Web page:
Would You Stand In Line 17 Hours for A Barrel Aged Imperial Stout?
This past weekend marked the return of Churchill’s Finest Hour (A barrel aged Imperial Stout brewed by Lost Abbey for Churchill’s Pub and Grille) and the release party, Churchill’s Renaissance. For the past few years, this event has drawn quite a crowd, made up of local diehards and Southern California based opportunists.
In a nutshell, Lost Abbey is famous for creating very rare, sought after beers with notoriously a low bottle counts. This is particularly attractive to folks new to craft beer who have heard the hype surrounding it (#NewMoney #DDB), traders who understand they can “flip” or command a hefty one-sided trade, and sadly, the secondary market who look to sell this beer for triple the retail price.
I often wondered if any particular beer like Churchill’s Finest Hour, or 3 Floyds DarkLord or Goose Island Bourbon County stout would eventually get passed around enough to where the hype would die down. After following along on my Facebook news feed all weekend, I can say that the phenomenon of lining up for low bottle count runs of craft beer is here to stay. I kept hearing the number 17 hours in line. 17 HOURS!! Much like the latest and greatest iPhone, there will always be a new wave of fanatics and a strong group of opportunists who will ride that initial wave. While I could not imagine camping out on a sidewalk in San Marcos, California, many people did, and did so with great pride. While I will never go to that extreme for beer, and have been cutting back on bottle releases in general (due to lack of time), I find all of this very fascinating. I am also proud to say that while I used to get mild anxiety from missing out on these events, I am now numb to it, and look forward to somebody cracking any of these rare beers at a tasting.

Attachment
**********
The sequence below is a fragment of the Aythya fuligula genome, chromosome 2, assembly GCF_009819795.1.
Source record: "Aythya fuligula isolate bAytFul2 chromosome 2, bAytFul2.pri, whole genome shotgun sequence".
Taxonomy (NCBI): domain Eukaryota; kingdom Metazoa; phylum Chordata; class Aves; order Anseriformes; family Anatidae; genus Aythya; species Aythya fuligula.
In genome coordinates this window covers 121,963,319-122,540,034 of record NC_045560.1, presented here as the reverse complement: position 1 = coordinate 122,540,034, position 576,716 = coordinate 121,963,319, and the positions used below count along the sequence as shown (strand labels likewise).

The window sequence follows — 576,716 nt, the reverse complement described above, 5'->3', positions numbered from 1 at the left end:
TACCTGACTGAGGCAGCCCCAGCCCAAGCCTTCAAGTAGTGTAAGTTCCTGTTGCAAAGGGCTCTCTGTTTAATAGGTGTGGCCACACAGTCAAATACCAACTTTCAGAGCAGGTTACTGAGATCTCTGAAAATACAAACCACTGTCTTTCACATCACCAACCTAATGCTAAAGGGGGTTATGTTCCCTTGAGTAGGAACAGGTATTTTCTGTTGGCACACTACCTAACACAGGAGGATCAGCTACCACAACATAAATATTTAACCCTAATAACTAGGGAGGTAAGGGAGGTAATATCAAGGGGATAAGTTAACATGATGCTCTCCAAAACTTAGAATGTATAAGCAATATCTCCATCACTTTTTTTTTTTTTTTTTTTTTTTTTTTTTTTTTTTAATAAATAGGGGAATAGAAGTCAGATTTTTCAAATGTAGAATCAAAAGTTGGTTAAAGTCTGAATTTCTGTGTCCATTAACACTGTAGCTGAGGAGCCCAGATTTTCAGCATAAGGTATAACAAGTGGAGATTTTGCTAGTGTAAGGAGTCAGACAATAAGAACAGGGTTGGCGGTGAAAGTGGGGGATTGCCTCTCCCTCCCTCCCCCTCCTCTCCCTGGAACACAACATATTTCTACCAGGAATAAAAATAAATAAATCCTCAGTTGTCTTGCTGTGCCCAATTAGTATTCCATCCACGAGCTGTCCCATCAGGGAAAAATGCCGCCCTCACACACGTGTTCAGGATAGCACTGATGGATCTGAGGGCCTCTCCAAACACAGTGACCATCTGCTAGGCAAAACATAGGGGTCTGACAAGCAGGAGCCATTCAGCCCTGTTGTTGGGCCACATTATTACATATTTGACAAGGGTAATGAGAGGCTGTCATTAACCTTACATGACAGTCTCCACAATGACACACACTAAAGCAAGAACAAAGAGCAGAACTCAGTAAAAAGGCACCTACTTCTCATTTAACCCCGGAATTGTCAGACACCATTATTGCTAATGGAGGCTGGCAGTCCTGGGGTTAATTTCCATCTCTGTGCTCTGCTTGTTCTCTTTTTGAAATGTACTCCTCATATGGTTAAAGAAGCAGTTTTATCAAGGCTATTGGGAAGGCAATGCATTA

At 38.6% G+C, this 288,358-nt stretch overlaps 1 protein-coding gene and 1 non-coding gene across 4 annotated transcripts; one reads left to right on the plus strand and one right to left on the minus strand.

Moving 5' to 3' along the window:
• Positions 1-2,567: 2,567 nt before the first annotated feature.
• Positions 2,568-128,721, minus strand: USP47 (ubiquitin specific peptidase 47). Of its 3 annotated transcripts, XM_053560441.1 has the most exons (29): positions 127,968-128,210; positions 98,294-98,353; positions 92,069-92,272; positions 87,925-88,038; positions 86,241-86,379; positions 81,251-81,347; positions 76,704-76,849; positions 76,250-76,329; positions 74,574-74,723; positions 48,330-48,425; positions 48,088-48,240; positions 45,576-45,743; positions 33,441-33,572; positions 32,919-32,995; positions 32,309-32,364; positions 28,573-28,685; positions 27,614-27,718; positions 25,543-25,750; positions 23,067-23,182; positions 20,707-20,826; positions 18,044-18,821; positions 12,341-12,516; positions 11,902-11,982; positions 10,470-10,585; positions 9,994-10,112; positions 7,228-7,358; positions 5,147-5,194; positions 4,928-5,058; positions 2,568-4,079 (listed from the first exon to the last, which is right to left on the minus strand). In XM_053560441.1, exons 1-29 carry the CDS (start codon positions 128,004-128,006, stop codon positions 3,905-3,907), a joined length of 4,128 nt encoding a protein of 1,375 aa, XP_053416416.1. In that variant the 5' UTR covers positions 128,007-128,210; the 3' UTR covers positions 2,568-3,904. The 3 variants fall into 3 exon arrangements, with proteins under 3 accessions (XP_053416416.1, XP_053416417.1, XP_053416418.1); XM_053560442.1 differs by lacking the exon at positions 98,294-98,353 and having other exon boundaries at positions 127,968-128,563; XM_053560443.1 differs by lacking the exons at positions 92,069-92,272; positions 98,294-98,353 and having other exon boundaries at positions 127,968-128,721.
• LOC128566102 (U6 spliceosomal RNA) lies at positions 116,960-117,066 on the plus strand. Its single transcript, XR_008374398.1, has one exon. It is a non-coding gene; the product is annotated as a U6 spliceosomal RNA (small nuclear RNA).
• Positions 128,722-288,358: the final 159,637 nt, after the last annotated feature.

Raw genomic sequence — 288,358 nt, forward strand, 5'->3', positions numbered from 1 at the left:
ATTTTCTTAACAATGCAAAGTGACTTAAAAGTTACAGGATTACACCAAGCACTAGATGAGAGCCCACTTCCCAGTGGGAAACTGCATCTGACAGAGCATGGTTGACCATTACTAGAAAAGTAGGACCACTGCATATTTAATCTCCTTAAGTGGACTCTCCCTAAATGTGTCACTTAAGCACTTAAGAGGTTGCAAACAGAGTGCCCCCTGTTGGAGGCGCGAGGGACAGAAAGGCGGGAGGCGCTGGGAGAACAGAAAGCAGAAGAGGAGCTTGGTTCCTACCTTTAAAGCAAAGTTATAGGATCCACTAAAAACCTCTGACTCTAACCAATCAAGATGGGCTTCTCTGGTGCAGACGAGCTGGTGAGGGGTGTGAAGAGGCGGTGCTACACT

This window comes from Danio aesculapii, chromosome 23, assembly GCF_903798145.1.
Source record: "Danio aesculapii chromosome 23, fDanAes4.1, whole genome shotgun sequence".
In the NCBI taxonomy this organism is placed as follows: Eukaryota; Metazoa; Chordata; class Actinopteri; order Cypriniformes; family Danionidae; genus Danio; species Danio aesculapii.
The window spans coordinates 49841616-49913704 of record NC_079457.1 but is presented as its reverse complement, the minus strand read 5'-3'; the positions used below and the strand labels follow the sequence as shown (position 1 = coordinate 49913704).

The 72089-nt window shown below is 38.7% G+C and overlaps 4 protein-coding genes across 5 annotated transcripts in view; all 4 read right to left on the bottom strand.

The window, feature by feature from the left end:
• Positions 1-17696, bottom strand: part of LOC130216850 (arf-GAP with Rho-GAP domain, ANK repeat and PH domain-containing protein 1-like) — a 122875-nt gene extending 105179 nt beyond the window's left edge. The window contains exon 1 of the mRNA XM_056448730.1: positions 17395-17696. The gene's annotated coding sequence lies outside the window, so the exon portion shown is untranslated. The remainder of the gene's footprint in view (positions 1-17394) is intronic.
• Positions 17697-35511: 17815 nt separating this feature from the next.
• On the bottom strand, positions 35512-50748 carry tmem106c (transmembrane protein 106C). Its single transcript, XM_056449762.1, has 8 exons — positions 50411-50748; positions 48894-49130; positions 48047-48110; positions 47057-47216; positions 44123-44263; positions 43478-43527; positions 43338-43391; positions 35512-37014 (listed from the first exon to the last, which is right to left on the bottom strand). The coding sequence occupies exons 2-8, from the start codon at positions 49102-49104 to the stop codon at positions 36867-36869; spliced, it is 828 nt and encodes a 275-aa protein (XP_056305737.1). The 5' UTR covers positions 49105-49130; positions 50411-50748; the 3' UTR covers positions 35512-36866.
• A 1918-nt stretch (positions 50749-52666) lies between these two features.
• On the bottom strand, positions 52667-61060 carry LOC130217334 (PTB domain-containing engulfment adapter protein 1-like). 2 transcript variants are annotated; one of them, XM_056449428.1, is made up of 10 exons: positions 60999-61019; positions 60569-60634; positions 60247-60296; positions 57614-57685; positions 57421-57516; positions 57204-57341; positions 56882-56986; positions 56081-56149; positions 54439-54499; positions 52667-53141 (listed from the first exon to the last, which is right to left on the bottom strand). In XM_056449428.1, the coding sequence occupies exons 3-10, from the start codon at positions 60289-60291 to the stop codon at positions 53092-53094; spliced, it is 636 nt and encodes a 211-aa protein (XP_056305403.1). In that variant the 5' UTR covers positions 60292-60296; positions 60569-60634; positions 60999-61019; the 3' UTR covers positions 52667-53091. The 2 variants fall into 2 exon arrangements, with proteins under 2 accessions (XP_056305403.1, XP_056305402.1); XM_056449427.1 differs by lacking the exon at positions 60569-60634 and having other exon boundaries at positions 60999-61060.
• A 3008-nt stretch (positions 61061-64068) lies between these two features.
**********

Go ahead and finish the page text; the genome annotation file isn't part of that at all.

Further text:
I’d like to throw out a few questions that I’d love feedback on. I think of these particular questions every time there is one of these super hyped releases.
1. If Lost Abbey brewed and bottled as much Churchill’s Finest Hour as Firestone Walker Brewed of Parabola 2014 (3,500 Cases or 42,000 bottles), would people line up for it?
2. Why do people love Barrel Aged Imperial Stout so much? I know why I do, but this style in particular commands a level of enthusiasm like none other.
3. Has this collecting/hoarding/waiting/lining up sub culture of craft beer made it more or less enjoyable for you?
4. Do you think the collecting/hoarding/waiting/lining up will eventually settle or intensify over the next 3 years?
5. Is it more than just lining up for a bottle? Is it an enjoyable community based experience?
As a final thought, this culture does not bother me, it’s just interesting to me. It does bother some, but you will find this type of consumer behavior in video games, movie releases, music releases and more.